Wednesday, October 22, 2008

Holly Golightly and the Broke Offs - Dirt Don't Hurt (review)

Every now and again I dream of playing guitar for Holly Golightly. Some people that know me might find that funny. I mean there are some who know me more as a electronic music laptop playing geek. But part of me just wants to play some good ol' rock and roll, probably a part bigger than the part who makes geeky instrumental hip hop electronica.

I first heard Holly Golightly as part of the Headcoatees, I was longtime fan of Billy Childish and his various projects and offshoots,  but it was when I heard her voice on the Greenhorne's "There is an End" during the closing credits of Jim Jarmusch's Broken Flowers that I fell for her.  On this release she teams up with long time collaborator Lawyer Dave.  Here Golightly shows much more of her country and rockabilly side leaving only a hint of the rhythm and blues and garage influences that color her previous work. Most of the songs would not sound out of place on a Loretta Lynn album. 

Recorded in only five days in analog studio in Spain, the album keeps the raw sound one expects. Banjos play a prominent role on the album pushing the country feel. Percussion--various bells, rattles and such-- also sit up front in the mix. Perhaps to upfront at times verging dangerously close to giving the songs a sense of novelty rather than an air of authenticity.

I like this record. I like differently than I did previous Holly Golightly records. The track "Indeed You Do" is the album's standout track. Not surprising it sounds the most like the previous albums to me.

Yo Gabba Gabba's New Season

The new season of Nick Jr.'s Yo Gabba Gabba has started. Just in time. Several times a day my 16 month old daughter grabs the remote and yells out "GAH-BUH! GAH-BUH!" until I play one of the many episodes I have DVRed. I guess the new season is good thing for me, perhaps more than it is for her. We have seen all of the past season's episodes dozens of times each. Repetition is a good thing for toddlers, not so much for parents.

Now I know if you have read my previous posts (the last two), you are probably wondering what does this have to do with music. Yo Gabba Gabba is a musical show. But even when the characters sing their way through their daily morals and lessons, the music does not irritate the way "kids music" often does. For those of you have not seen Yo Gabba Gabba yet, it features a music segment with bands that many of the parents may be familiar with. This season opened with the Ting Tings, most famous for "Shut Up and Let Me  Go" used in one of the catchy iPod commercial, doing a cover of Altered Images "Happy Birthday." That was a great start for the new season and I don't even like the Ting Tings. Other musical guest have included Cornelius, the Shins, and Paul Williams.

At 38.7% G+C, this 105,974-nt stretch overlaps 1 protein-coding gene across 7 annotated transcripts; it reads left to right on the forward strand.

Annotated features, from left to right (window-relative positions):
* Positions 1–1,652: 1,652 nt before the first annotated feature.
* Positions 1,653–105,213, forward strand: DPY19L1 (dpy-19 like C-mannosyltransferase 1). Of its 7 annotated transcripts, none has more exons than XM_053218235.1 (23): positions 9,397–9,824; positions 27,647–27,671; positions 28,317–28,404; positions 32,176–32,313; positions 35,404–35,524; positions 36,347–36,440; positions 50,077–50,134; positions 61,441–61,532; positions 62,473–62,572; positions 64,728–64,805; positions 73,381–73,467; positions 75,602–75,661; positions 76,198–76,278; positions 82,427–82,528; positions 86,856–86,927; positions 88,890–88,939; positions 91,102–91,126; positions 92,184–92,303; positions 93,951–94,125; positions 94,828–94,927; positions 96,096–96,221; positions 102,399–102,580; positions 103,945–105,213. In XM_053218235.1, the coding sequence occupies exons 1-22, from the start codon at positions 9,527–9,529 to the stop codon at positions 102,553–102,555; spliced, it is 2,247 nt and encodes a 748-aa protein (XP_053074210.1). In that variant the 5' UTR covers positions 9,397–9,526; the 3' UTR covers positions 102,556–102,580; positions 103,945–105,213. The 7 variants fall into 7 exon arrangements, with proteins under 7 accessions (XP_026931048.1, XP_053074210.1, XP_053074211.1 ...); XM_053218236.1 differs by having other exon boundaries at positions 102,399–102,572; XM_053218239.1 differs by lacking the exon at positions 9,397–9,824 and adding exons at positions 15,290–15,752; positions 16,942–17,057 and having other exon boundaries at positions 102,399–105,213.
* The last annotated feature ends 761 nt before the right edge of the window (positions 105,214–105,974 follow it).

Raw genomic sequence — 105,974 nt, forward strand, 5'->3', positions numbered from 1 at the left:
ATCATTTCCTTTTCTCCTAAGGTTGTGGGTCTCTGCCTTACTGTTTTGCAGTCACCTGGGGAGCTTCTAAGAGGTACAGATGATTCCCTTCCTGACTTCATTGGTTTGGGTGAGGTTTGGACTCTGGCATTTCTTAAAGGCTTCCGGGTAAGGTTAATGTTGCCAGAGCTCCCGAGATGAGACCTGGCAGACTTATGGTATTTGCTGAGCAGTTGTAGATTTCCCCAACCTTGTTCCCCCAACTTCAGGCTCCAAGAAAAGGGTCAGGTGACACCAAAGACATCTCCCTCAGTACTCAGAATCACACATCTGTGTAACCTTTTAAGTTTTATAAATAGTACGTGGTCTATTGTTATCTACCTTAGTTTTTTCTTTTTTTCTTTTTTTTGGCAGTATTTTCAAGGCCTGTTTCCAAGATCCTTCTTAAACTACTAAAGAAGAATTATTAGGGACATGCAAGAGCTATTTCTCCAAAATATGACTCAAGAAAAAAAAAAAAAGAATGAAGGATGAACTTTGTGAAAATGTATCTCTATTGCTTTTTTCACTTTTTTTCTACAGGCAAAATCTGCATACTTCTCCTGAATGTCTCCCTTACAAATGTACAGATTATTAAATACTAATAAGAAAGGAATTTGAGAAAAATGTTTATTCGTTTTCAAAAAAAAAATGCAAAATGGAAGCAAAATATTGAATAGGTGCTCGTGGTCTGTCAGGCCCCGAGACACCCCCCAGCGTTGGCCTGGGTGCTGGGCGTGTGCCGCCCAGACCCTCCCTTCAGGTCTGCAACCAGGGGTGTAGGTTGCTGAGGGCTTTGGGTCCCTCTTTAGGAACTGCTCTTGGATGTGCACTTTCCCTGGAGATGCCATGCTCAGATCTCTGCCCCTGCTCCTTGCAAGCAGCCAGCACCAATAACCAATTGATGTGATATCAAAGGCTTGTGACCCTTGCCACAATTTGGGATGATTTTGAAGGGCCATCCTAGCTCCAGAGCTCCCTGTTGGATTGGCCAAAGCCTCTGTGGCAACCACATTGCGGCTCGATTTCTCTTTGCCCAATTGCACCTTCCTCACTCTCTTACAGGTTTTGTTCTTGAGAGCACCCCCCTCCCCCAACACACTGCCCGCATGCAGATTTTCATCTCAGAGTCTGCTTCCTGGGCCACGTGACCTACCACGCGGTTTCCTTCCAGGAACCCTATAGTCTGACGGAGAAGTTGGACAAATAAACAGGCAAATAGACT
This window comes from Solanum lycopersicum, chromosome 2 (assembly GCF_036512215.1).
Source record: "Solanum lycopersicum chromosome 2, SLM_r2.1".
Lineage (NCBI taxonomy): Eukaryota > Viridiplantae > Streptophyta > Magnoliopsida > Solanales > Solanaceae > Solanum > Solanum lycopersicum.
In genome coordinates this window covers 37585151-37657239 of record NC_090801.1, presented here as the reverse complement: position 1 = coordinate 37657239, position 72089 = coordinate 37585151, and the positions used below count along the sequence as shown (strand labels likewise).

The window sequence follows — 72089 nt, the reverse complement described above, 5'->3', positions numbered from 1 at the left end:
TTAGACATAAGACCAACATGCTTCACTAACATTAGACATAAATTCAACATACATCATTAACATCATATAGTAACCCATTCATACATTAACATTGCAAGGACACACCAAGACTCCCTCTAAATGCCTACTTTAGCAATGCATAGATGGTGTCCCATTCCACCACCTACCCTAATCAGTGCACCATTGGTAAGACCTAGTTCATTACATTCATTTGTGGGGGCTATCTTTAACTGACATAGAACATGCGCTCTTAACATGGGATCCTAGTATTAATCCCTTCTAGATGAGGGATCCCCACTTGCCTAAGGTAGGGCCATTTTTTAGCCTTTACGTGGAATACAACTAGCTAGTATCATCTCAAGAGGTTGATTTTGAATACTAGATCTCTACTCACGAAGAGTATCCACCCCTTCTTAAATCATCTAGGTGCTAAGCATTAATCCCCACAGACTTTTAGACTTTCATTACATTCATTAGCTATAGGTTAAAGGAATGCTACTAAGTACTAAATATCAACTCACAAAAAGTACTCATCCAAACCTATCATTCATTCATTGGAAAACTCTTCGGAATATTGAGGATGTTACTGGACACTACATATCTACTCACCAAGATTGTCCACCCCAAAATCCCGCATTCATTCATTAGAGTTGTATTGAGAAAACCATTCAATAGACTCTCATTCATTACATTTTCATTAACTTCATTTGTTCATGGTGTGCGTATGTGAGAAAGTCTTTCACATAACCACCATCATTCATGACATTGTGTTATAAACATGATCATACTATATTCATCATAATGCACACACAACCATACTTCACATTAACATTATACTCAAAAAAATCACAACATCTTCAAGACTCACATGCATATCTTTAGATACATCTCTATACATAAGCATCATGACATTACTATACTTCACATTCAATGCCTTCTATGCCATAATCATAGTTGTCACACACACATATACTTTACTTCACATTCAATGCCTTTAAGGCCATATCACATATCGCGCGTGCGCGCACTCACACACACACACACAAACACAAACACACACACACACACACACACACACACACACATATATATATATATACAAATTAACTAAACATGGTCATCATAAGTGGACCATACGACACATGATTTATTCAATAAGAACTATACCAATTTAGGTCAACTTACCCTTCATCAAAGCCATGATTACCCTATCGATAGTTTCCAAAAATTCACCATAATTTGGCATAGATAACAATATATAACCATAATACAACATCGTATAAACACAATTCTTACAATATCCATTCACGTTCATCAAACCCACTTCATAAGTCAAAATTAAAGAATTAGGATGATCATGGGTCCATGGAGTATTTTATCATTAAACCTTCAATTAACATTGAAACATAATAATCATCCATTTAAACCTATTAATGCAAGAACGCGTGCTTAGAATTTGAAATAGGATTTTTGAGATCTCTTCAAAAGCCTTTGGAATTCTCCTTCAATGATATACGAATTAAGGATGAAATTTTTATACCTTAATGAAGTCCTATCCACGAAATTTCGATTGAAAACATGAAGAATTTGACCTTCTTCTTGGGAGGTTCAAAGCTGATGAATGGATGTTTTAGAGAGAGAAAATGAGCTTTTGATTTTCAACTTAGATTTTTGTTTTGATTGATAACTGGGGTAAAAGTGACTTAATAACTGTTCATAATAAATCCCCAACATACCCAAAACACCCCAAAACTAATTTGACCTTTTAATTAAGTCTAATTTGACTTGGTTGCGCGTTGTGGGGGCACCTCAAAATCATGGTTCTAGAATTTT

Also celebrity cameos help to give parents to watch. Elijah Wood and Laila Ali have contributed a "dancey dance" for the kids at home to follow. Devo's Mark Mothersbaugh does a regular drawing segment. 

Anyhow, I don't work for Nickelodeon. I just watch this show more than once a day so it is always on my mind.

Tuesday, October 21, 2008

Opal "Happy Nightmare Baby"

Today I wrestled with Maya to get her dressed for our daily trip to the playground. By time we got about a half a block away, it began to rain hard enough for me to cancel the trip, despite the weather guy on the TV promising a nice fall day. Once we got back I found myself in the mood to listen to Opal.

I first heard Opal during my college days many years ago (my first attempt at college I might add). At the time I often shopped at the record shops near campus before, after and/or during classes. "Happy Nightmare Baby" came out on SST records at a time where I often bought stuff on SST without having to hear it first. It was a gamble that paid of off.  Years Decades later I still listen to it. I have long retired my scratchy LP for mp3s I downloaded a the height of the napster boom.

Opal is not as well known or loved as much Kendra Smith's previous band, Dream Syndicate, or it's much more commercially successful successor, Mazzy Star, which the band became after Smith's mid-performance departure. But I much prefer Opal to the latter and at times I like them more than I did Dream Syndicate. Listening to it today, I find myself comparing it to T. Rex's slower shuffles-- a thought which had not occurred to me when I first listened to it. Overall, this album had a raw bluesy feel that did not quite fit in with most of the California psychedelic revival that the band sprung from.

As far as I can tell this record has not been released in digital form. Thanks to Ariel at The Doledrums has an excellent rip of it.

by way of introduction...

So here I am starting a blog. In all likelihood I am bringing the signal to noise ratio down a little more. But I have some time to kill and some things to say. While I don't want to limit myself to any topics, I will spend most of my time here writing about music from the past and the present. Don't be surprised if you find a post or two on politics.

The title of this blog comes from the chorus of Black Flag's "Wound Up" (click for video). 

Anyhow that enough of an introduction for now.